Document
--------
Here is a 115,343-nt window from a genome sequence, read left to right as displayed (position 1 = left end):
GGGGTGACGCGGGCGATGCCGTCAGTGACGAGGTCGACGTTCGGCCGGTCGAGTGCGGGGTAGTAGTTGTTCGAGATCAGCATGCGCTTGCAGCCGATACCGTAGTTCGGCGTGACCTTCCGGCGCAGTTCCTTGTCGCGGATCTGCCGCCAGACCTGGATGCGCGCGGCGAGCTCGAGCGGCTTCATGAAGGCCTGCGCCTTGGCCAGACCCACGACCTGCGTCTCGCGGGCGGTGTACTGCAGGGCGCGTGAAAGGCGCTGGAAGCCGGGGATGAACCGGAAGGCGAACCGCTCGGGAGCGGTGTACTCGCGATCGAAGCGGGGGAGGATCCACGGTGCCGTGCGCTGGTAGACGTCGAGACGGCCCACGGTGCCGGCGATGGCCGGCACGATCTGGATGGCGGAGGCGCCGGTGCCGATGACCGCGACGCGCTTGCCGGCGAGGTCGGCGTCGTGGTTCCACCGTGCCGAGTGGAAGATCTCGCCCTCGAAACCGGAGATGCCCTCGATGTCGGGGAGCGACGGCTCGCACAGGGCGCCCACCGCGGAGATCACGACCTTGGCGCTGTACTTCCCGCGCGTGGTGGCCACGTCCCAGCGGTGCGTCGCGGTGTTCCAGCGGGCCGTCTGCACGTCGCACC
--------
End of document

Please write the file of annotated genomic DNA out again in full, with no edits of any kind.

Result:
Here is a 115,343-nt window from a genome sequence, read left to right as displayed (position 1 = left end):
GGGGTGACGCGGGCGATGCCGTCAGTGACGAGGTCGACGTTCGGCCGGTCGAGTGCGGGGTAGTAGTTGTTCGAGATCAGCATGCGCTTGCAGCCGATACCGTAGTTCGGCGTGACCTTCCGGCGCAGTTCCTTGTCGCGGATCTGCCGCCAGACCTGGATGCGCGCGGCGAGCTCGAGCGGCTTCATGAAGGCCTGCGCCTTGGCCAGACCCACGACCTGCGTCTCGCGGGCGGTGTACTGCAGGGCGCGTGAAAGGCGCTGGAAGCCGGGGATGAACCGGAAGGCGAACCGCTCGGGAGCGGTGTACTCGCGATCGAAGCGGGGGAGGATCCACGGTGCCGTGCGCTGGTAGACGTCGAGACGGCCCACGGTGCCGGCGATGGCCGGCACGATCTGGATGGCGGAGGCGCCGGTGCCGATGACCGCGACGCGCTTGCCGGCGAGGTCGGCGTCGTGGTTCCACCGTGCCGAGTGGAAGATCTCGCCCTCGAAACCGGAGATGCCCTCGATGTCGGGGAGCGACGGCTCGCACAGGGCGCCCACCGCGGAGATCACGACCTTGGCGCTGTACTTCCCGCGCGTGGTGGCCACGTCCCAGCGGTGCGTCGCGGTGTTCCAGCGGGCCGTCTGCACGTCGCACC